We interviewed Liisa Stuart, Lead CRM Business Analyst at Metro Bank on her experience and thoughts on women in tech.
What does your job role involve?
I lead a team of CRM business analysts and also look after the CRM delivery on our projects. This involves project planning, status reporting and liaising with project managers. Additionally, I chair the CRM design review group which approves any changes proposed to the system.
What made you choose a career in technology?
My first job after University was working on a large project, setting up a financial services centre. I initially worked on the accounting side but soon got involved in the system implementation side of the programme. I enjoyed the problem solving aspect of the role and seeing how a different system functionality could be utilised to solve gaps in the processes. Since then I have been an advocate for the out-of-the-box functionalities in packaged software solutions.
Did you study an IT or technology related subject at A-Level or University?
I studied Financial Accounting and Business Law at university, but also did a number of courses in IT. Most of my IT training has been delivered through training courses at work.
Did you get any work experience in IT or technology before this role?
All my roles after the first one have been in the industry. I have worked for two large IT consultancies, PwC and IBM, and more recently I worked for another bank before joining Metro Bank.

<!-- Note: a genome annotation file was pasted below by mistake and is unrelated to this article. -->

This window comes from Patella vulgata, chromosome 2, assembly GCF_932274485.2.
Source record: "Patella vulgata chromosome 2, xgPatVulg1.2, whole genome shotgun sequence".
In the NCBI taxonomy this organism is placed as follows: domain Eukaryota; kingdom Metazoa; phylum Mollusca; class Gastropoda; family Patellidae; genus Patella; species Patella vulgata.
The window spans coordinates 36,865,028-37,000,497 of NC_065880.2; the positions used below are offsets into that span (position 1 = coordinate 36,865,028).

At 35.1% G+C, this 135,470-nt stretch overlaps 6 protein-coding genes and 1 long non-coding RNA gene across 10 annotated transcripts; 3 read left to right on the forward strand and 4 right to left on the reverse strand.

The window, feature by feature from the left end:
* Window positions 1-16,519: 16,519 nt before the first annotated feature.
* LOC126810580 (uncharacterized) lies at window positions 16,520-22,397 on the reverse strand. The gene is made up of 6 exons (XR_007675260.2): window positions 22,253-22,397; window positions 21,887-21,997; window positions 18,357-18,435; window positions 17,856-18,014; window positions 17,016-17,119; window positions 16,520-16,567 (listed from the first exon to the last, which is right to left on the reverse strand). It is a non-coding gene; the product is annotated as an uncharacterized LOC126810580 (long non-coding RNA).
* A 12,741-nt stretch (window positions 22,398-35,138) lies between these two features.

Do you think there is a lack of females in the IT and tech sector?
Women are still the minority in IT but that has changed over the past 5 years or so. As an example, our CRM team at Metro Bank is fairly well balanced.
Do you find there is a stereotype that a career in IT or technology is just for men?
I guess there is still a little bit, but we are fighting hard to prove it wrong!
What would entice women to study technology related courses?
I think having visibility of a wide range of IT and technology jobs in school careers fairs would make it more easily digestible. Also, having more visibility of women in IT at all levels will make female students more likely to choose those courses.
Are there barriers when it comes to women getting into tech?
Definitely not. It is a very meritocratic environment, and fun too, I would say!
How could we encourage more women to start a career in tech?
We need to make young students aware of the opportunities in IT, have female (as well as male) representatives visit university career fairs, portray more women in job sites like this. Anything to get more information about the different types of IT jobs would be helpful. Unless you know someone who works in IT, it is difficult picture what these jobs really are about.
What advice would you give young women today at the start of their career?
The IT and technology sector covers a huge range of different career options. IT skills are needed in all industries, and the opportunities at the moment seem to be endless. The key is to be adaptable and to be open minded about new technologies and their possibilities.